I disagree that you you need loads of money – but that is all relative, right? We are now living on a quarter of what we lived on in the States and have indeed simplified in order to use the money we have wisely – and to create time that we didn’t have in our working life.

  3. Sorry – you have to make it start with the letter “P” 😉

  4. My wife and I retired to Tamarindo, CR about 18 months ago, also from Denver, Colorado (in our early 60s). I fit firmly into the “Piddler” category. I spend most of my day on the computer (like right now), with some breaks to take a walk on the beach and/ or take a dip in the pool at our condo. We have not found Tamarindo to be “into” having organized expat activities. My wife would like to join one of those women’s groups, such as book club, knitting group, card playing, etc, but they are hard to find in Tamarindo. “Simplifying” has also been part of the process. Overall, we have been very happy with our move.

    • Great Bill – thanks for your comment.

  5. I will most certainly find something better to do than scrape the ice and snow off my car like I did today. Visiting in 3 weeks, planning to make the move in June, can’t wait!

    • Haha – good luck with your trip.

  6. All sounds good, I’m same age and single woman. I will be working from home still, but would like to not spend 80% of my salary on bills as I do now. So I want to give this a try. I want to get some dental work done and shopping for a dentist now. What I can’t figure out is where to live. I want nature, and peace, and at the same time places to go walking, biking distance so I can meet people. I see many couples, am I going to get lonely and bored, and eaten by spider or a jaguar? I’m european, from San Fran and now LA. I have been simplifying, and make my own mayo, and definitely lookig fw to making my own coconut oil. :). All advice welcome!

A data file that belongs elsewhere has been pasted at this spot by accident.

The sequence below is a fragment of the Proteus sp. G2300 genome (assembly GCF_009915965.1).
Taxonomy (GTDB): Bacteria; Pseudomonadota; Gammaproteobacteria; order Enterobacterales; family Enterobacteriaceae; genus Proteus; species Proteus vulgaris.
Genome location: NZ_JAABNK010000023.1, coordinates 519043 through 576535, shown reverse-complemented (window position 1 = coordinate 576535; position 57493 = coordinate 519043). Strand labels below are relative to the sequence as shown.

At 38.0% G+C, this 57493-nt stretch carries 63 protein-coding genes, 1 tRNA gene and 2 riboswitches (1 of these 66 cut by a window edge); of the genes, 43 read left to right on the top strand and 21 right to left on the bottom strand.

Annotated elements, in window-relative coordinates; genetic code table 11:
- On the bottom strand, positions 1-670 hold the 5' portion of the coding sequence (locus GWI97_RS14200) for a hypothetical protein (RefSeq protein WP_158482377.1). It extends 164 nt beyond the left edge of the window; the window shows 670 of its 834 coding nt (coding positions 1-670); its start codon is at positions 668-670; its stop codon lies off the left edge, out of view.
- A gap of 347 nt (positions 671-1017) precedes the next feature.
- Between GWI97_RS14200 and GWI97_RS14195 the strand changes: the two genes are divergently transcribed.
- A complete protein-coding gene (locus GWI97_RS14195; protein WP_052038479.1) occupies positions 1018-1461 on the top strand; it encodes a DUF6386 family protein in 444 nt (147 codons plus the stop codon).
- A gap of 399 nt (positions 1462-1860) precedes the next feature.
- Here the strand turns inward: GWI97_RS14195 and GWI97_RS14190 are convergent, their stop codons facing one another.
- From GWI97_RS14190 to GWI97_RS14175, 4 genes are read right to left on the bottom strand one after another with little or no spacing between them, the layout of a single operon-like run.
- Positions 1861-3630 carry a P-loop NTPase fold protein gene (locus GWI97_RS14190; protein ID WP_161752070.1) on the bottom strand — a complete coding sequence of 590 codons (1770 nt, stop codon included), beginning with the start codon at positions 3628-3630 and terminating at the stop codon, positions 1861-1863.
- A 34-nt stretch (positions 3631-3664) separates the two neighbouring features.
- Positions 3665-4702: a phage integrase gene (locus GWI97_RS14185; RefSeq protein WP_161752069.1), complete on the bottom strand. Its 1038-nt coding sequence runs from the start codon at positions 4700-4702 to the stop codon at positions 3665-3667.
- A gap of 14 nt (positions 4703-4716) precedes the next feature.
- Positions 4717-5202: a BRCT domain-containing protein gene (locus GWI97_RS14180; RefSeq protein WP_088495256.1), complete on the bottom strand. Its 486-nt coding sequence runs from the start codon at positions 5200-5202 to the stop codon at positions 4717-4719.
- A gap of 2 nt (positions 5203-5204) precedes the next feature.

• Awesome. Sounds like a fun research project! First main category to determine is are you a beach person or a mountain person. The majority of mountain people are in the central valley; San Ramon, Atenas, Grecia, San Jose, etc..

      It really is a large question; where to live? In an ideal situation you would be able to spend a couple of weeks to a couple of months in several area to see how they fit. It is an expertly personal choice and a person might love a town and you hate it.

      The Expat FaceBook group is a good place to ask questions, with over 4k friends, many of which are active… and opinionated!

      Feel free to shoot me an email if I can help further –,


  7. Another P activity you might consider: Politics…specifically US Politics. I’ve never understood why people become more active, at least in complaining about politics, when they expatriate. Maybe it’s the extra time available. If I ever convince my wife to make the move, I don’t plan to bother with politics in the US.

    • Not interested in politics or the daily news cycle in the U.S. I have much better things to do here with my time.